Nevada receives $13.3 million settlement from Wells Fargo
CARSON CITY, Nev. — Nevada Attorney General Adam Paul Laxalt, along with 49 other states and the District of Columbia, announced on Friday, Dec. 28, a $575 million settlement with Wells Fargo Bank N.A. to resolve claims the bank violated state consumer protection laws.
The conduct resulting in this settlement includes opening millions of unauthorized accounts and enrolling customers into online banking services without their knowledge or consent; improperly referring customers for enrollment in third-party renters and life insurance policies; improperly charging auto loan customers for force-placed and unnecessary collateral protection insurance; failing to ensure customers received refunds of unearned premiums on certain optional auto finance products; and incorrectly charging customers for mortgage rate lock extension fees.
Under the terms of this settlement, Nevada will receive $13,363,512.80. Additionally, Wells Fargo will create a consumer redress review program within 60 days through which consumers who haven’t been made whole by other restitution programs already in place can seek review of their inquiry or complaint by a bank escalation team for possible relief.
Wells Fargo will create and maintain a website for consumers to use to access the program and will provide periodic reports to the states about ongoing restitution efforts.
Wells Fargo has identified more than 3.5 million accounts where customer accounts were opened, funds were transferred, credit card applications were filed, and debit cards were issued without the customers’ knowledge or consent.
The bank has also identified 528,000 online bill pay enrollments nationwide that may have resulted from improper sales practices at the bank. Additionally, Wells Fargo improperly submitted more than 6,500 renters insurance and/or simplified term life insurance policy applications and payments from customer accounts without the customers’ knowledge or consent.
The states alleged Wells Fargo imposed aggressive and unrealistic sales goals on bank employees and implemented an incentive compensation program where employees could qualify for credit by selling certain products to customers.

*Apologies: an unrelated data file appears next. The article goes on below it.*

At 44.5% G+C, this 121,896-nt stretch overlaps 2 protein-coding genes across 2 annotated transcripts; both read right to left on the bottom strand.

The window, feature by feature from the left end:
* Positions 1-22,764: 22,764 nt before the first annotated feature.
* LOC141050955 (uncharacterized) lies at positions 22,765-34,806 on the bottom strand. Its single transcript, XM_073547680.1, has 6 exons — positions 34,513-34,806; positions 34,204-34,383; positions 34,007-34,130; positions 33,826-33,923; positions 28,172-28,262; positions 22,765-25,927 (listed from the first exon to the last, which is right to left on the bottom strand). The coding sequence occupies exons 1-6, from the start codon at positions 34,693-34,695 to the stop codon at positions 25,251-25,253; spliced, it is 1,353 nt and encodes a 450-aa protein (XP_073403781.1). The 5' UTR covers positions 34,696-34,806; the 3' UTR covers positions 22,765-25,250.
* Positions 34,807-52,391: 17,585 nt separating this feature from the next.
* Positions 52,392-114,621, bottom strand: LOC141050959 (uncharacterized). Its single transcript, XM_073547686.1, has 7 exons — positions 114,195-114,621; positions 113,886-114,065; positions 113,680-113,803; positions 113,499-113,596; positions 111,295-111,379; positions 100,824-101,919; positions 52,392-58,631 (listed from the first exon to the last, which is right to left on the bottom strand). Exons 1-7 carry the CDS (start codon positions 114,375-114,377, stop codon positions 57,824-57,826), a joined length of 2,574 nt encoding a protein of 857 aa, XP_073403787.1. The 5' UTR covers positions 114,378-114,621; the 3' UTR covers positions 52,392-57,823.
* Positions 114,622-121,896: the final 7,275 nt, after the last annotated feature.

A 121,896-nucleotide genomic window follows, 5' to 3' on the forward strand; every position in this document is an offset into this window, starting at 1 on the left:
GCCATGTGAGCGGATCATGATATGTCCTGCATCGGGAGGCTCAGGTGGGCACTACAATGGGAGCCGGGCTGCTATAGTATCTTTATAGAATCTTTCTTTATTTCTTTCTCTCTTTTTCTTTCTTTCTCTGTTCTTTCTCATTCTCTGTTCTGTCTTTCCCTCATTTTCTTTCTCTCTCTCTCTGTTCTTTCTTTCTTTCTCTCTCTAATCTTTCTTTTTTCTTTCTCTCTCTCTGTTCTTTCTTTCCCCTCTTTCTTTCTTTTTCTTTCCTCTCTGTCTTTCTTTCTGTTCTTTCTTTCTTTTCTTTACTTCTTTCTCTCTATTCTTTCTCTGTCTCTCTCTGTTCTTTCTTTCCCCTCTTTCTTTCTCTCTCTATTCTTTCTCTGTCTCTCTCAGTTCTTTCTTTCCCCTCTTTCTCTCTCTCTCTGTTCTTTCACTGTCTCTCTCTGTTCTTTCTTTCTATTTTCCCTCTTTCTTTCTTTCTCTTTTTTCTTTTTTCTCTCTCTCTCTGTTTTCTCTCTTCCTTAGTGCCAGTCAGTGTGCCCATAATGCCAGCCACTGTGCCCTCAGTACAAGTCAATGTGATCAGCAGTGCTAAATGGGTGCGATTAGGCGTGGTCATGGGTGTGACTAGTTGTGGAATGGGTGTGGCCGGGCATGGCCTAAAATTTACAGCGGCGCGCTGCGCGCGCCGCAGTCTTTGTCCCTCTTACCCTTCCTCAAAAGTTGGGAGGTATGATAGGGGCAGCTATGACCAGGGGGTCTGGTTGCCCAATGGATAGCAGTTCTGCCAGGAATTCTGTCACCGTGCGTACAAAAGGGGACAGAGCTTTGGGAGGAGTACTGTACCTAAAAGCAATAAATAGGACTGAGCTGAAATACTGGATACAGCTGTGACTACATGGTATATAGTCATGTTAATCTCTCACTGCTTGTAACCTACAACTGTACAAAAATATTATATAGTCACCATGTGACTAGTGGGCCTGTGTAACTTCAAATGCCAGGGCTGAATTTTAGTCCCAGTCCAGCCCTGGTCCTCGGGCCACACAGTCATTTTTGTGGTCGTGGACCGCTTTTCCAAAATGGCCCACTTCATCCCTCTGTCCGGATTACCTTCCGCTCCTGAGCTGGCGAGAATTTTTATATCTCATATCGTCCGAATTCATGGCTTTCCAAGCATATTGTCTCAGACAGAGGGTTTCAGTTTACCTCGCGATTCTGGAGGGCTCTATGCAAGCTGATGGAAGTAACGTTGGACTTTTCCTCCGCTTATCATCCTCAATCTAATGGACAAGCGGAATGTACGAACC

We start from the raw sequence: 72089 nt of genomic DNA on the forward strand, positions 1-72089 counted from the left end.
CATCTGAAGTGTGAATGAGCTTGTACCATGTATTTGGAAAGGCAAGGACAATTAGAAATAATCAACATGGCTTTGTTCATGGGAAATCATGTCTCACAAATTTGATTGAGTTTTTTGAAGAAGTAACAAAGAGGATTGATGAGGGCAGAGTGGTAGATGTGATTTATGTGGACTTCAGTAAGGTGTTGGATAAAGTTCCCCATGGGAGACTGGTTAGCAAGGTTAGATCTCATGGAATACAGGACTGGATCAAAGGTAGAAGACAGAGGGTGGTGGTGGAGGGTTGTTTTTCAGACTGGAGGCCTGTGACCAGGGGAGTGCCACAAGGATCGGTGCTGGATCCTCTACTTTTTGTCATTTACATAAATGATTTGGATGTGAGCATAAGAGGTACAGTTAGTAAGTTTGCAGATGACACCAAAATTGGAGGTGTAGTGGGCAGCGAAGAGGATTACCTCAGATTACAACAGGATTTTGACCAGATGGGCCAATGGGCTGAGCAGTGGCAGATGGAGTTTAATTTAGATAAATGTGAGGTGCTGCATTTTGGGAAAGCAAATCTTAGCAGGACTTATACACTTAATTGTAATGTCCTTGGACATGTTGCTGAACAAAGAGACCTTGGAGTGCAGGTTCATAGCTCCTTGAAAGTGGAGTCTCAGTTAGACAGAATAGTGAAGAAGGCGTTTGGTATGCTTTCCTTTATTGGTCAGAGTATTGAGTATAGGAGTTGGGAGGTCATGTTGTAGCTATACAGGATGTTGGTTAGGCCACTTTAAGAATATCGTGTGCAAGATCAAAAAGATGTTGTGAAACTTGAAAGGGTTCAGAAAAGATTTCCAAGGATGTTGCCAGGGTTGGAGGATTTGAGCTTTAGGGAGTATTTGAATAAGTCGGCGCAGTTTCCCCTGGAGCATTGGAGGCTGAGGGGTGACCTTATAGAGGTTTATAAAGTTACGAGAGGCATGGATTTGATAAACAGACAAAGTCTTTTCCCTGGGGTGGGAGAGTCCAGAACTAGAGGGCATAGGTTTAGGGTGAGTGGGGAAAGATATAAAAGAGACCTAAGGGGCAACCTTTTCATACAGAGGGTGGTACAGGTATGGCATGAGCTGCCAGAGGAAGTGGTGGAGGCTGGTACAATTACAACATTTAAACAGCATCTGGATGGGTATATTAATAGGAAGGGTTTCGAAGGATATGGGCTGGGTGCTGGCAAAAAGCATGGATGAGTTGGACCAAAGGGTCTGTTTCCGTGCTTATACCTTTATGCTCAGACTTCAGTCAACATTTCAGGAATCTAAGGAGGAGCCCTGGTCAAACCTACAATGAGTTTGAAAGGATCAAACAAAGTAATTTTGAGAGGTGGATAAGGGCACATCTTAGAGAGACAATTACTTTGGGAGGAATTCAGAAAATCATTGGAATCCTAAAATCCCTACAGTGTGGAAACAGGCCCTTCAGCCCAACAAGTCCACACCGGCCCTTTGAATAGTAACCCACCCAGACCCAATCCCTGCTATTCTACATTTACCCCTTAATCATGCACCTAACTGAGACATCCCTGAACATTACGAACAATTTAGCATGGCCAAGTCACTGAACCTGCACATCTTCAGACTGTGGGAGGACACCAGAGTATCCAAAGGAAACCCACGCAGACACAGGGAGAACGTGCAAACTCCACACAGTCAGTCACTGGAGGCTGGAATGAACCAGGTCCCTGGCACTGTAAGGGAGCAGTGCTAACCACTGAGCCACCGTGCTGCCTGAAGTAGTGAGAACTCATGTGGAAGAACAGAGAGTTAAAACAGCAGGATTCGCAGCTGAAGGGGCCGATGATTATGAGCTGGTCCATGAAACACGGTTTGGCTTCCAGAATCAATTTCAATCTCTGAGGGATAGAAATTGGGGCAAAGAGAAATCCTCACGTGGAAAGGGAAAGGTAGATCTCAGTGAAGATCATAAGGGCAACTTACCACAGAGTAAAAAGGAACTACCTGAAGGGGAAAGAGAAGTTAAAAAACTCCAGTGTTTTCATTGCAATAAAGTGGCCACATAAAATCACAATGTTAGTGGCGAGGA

Other allegations include the bank’s sales goals and the incentive compensation program created an impetus for employees to engage in improper sales practices in order to satisfy such sales goals and earn financial rewards; that these sales goals became increasingly harder to achieve over time; and that employees who failed to meet these goals faced potential termination.
The states also alleged that Wells Fargo improperly charged premiums, interest and fees for force-placed collateral protection insurance to more than two million auto financing customers, despite evidence the customers’ regular auto insurance policy was in effect, and despite numerous customer complaints about such unnecessary placements.
Additionally, the states alleged Wells Fargo failed to ensure that customers received proper refunds of unearned portions of optional Guaranteed Asset/Auto Protection (GAP) products sold as part of motor vehicle financing agreements.
Wells Fargo has committed to or already provided restitution to consumers in excess of $600 million through its agreements with the OCC and CFPB as well as through settlement of a related consumer class-action lawsuit and will pay more than $1 billion in civil penalties to the federal government.
Additionally, under an order from the Federal Reserve, the bank is required to strengthen its corporate governance and controls, and is currently restricted from exceeding its total asset size.
More information on the redress review program, including Wells Fargo escalation phone numbers and the Wells Fargo dedicated website address for the program will be available on or before Feb. 26, 2019.
The introductory 80-hour program — announced in May as one solution to Nevada’s oft-lamented skilled labor shortages — is designed to train people in construction, building maintenance and related trades.